Given a compact Riemann surface $X$, every holomorphic function on $X$ is constant. This is obvious if you think about holomorphic functions as locally conformal mappings, that is, transformations of $X$ into a plane which locally preserve angles ("infinitesimal similarities"). Such a transformation is continuous, thus has a compact image, but the image is also open, so it must be constant: collapses $X$ into a point. In other words, the ring $\mathcal{O}(X)$ of holomorphic functions on $X$ reduces to the constants $\mathcal{O}(X) = \mathbb{C}$.

That's why, in the theory of **compact** Riemann surfaces, one is interested in *meromorphic functions*, i. e., those with at least one pole. These functions constitute a field denoted by $\mathcal{M}(X)$, and can be seen as branched coverings $X \rightarrow \mathbb{S}^2$ of the Riemann sphere/complex projective line.

One can show that there always exist non-constant meromorphic functions on $X$ (Riemann's existence theorem). This means that **every compact Riemann surface is a branched covering of the sphere**. This can be used to show that the field $\mathcal{M}(X)$ is a finite field extension of $\mathcal{M}(\mathbb{S}^2) =\mathbb{C}(z)$ (this last field is the field of rational functions = polynomial fractions).

Moreover, one can show that **each finite extension of $\mathbb{C}(z)$ gives rise to a unique compact Riemann surface**, up to isomorphisms, with the given extension as its field of meromorphic functions (Dedekind-Weber theory of algebraic function fields in one variable). This compact Riemann surface can always be realized as an algebraic curve in the complex projective space $\mathbf{P}^3(\mathbb{C})$ (without singularities, naturally). This means that it is the set of zeroes of some homogeneous polynomials with complex coefficients, in projective space.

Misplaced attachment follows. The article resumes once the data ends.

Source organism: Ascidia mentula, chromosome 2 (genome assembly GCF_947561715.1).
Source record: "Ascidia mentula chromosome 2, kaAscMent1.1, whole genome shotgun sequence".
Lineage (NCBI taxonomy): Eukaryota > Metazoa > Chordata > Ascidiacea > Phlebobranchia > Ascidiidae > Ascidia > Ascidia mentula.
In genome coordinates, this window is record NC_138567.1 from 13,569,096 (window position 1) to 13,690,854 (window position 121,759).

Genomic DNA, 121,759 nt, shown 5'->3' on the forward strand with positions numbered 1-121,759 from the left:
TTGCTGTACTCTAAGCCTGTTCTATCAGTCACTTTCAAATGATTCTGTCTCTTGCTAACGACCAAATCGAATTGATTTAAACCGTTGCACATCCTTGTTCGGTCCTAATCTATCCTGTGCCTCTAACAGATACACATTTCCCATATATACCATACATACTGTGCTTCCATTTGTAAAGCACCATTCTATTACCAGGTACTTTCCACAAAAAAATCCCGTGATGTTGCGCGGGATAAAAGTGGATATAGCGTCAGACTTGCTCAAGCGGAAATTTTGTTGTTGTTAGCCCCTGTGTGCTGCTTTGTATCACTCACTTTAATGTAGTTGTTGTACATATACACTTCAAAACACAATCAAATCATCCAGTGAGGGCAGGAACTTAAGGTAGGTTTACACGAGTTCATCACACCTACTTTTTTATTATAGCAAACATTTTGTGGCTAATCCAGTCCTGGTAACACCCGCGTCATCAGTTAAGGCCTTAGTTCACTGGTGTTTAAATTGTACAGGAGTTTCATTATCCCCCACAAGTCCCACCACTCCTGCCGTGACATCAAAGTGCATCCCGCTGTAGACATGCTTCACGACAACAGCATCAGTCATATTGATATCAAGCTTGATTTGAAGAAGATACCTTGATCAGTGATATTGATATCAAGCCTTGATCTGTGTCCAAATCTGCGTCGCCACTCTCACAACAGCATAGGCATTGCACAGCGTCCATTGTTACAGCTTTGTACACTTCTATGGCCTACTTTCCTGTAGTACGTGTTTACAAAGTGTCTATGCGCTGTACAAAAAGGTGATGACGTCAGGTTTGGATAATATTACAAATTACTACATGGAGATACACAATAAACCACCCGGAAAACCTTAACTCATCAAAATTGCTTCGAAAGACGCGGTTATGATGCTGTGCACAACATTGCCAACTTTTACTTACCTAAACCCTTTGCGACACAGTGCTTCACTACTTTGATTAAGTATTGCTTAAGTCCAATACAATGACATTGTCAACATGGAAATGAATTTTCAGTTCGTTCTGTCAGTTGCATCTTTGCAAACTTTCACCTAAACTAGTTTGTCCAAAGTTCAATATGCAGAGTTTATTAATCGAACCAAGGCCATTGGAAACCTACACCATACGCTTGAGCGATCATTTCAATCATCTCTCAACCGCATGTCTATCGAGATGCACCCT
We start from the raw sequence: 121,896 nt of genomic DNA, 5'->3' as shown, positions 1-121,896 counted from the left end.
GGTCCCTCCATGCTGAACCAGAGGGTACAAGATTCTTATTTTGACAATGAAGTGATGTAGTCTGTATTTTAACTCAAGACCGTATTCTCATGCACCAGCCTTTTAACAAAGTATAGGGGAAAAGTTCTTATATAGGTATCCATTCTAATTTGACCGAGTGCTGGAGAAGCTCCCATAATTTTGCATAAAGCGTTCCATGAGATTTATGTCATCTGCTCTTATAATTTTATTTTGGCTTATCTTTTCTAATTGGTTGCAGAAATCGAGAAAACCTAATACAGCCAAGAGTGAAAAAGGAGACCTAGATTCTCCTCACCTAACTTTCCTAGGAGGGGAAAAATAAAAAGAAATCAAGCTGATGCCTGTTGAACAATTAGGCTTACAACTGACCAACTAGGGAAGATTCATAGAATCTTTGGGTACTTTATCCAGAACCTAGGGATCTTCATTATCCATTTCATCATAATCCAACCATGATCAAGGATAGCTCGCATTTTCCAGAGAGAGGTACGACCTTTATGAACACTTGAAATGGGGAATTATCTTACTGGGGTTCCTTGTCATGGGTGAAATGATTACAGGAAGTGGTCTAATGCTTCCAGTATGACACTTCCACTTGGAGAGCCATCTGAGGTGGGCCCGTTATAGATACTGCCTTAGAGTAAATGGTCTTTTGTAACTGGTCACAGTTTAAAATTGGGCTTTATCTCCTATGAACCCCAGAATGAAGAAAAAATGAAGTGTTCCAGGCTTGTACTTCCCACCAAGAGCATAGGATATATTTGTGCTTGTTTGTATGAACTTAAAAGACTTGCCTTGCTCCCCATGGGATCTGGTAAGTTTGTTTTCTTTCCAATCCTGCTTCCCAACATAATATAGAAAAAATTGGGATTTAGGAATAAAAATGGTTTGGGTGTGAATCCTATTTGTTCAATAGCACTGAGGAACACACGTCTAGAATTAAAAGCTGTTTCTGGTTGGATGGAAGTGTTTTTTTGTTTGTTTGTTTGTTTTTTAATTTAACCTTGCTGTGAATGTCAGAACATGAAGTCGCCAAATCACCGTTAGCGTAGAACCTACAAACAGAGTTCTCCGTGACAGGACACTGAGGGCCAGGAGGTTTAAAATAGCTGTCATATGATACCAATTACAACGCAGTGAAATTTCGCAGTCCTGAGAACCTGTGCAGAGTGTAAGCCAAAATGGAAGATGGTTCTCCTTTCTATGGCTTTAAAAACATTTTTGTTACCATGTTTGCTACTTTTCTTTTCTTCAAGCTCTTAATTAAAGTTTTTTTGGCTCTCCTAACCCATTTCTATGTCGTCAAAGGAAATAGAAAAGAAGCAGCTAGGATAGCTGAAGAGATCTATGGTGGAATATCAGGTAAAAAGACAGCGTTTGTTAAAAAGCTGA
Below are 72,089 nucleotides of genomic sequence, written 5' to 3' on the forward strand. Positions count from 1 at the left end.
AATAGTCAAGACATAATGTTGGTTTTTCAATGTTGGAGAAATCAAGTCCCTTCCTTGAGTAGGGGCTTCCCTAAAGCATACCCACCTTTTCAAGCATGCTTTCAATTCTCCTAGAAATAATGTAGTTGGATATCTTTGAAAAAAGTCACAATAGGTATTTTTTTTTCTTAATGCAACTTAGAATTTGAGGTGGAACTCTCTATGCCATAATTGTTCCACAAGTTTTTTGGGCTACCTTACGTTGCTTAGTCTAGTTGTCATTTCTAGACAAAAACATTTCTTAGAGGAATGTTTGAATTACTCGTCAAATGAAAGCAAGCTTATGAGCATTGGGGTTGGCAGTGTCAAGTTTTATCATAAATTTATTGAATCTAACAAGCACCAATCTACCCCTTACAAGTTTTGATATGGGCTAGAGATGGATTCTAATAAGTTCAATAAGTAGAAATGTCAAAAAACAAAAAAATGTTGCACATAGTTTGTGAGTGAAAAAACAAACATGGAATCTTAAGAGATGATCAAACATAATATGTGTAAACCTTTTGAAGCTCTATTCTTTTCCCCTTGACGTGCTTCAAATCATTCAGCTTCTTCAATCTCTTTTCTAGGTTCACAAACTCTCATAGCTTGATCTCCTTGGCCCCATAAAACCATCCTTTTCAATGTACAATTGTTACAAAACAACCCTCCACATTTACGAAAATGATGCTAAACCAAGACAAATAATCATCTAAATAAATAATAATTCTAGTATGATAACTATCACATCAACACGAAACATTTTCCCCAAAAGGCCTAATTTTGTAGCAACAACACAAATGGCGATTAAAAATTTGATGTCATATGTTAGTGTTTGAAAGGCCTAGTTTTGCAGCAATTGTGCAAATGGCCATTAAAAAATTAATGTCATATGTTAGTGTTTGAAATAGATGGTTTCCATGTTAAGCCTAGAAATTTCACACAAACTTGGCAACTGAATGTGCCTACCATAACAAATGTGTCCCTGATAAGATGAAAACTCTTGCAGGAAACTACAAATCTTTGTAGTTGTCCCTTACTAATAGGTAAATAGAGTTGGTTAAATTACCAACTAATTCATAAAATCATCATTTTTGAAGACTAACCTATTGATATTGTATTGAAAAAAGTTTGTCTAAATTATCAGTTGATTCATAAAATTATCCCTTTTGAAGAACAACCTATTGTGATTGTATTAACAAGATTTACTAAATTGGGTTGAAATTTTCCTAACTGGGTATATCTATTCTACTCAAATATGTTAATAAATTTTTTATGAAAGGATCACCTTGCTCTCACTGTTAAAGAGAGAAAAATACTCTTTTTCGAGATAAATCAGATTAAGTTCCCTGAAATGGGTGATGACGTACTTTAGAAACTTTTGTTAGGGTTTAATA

One interesting question is to ask when a compact Riemann surface $X$ can be given by an equation with coefficients in $\overline{\mathbb{Q}}$ (the algebraic closure of rationals). It is known that **this is the case if and only if there is a meromorphic function $X \rightarrow \mathbb{S}^2$ with at most three critical values** (Belyi's theorem). A function of this kind is a covering of the sphere which is branched over three points (or less).

Thus, the study of compact Riemann surfaces/smooth plane algebraic curves over the algebraic numbers $\overline{\mathbb{Q}}$ is reduced to the study of coverings of the sphere branched over three points, which we can assume to be the points $0, 1, \infty$.

These branched coverings $f: X \rightarrow \mathbb{S}^2$ can be given a geometric representation. The fiber of $0$, is a finite set of points in $X$, which can be marked as black points. Points in the fiber of $1$ are usually colored white. The preimage of the interval $[0,1]$ (as a curve joining $0$ and $1$) is given by a set of curves joining black and white points, alternatively. This graph on $X$, formed by black points, white points and curves, is the **dessin d'enfant** associated to the branched covering $f: X \rightarrow \mathbb{S}^2$.

It is a remarkable fact that the branched covering $f: X\rightarrow \mathbb{S}^2$ determines the Riemann surface structure of $X$ (by pullback of the same structure in $\mathbb{S}^2$), and so, compact Riemann surfaces over algebraic numbers (with a specified meromorphic function branched over at most three points) are just orientable compact surfaces with certain graphs in them (the graphs associated with branched coverings).

Now, Grothendieck was interested in the Galois group of $\overline{\mathbb{Q}}$ over $\mathbb{Q}$, which acts on the coefficients of the equation of an algebraic curve over $\overline{\mathbb{Q}}$, giving another curve of the same type. Considering the dessins associated to those curves, that group then transforms a dessin into another dessin, and so, **dessins can be used to obtain a geometric interpretation of the absolute Galois group**.

geometricway the shuffle relations (satisfied by multi-zeta values) or the "automorphisms of the associator" (arising from Drienfeld's work on quasi-Hopf algebras) that appear in the larger body of work related to dessins? $\endgroup$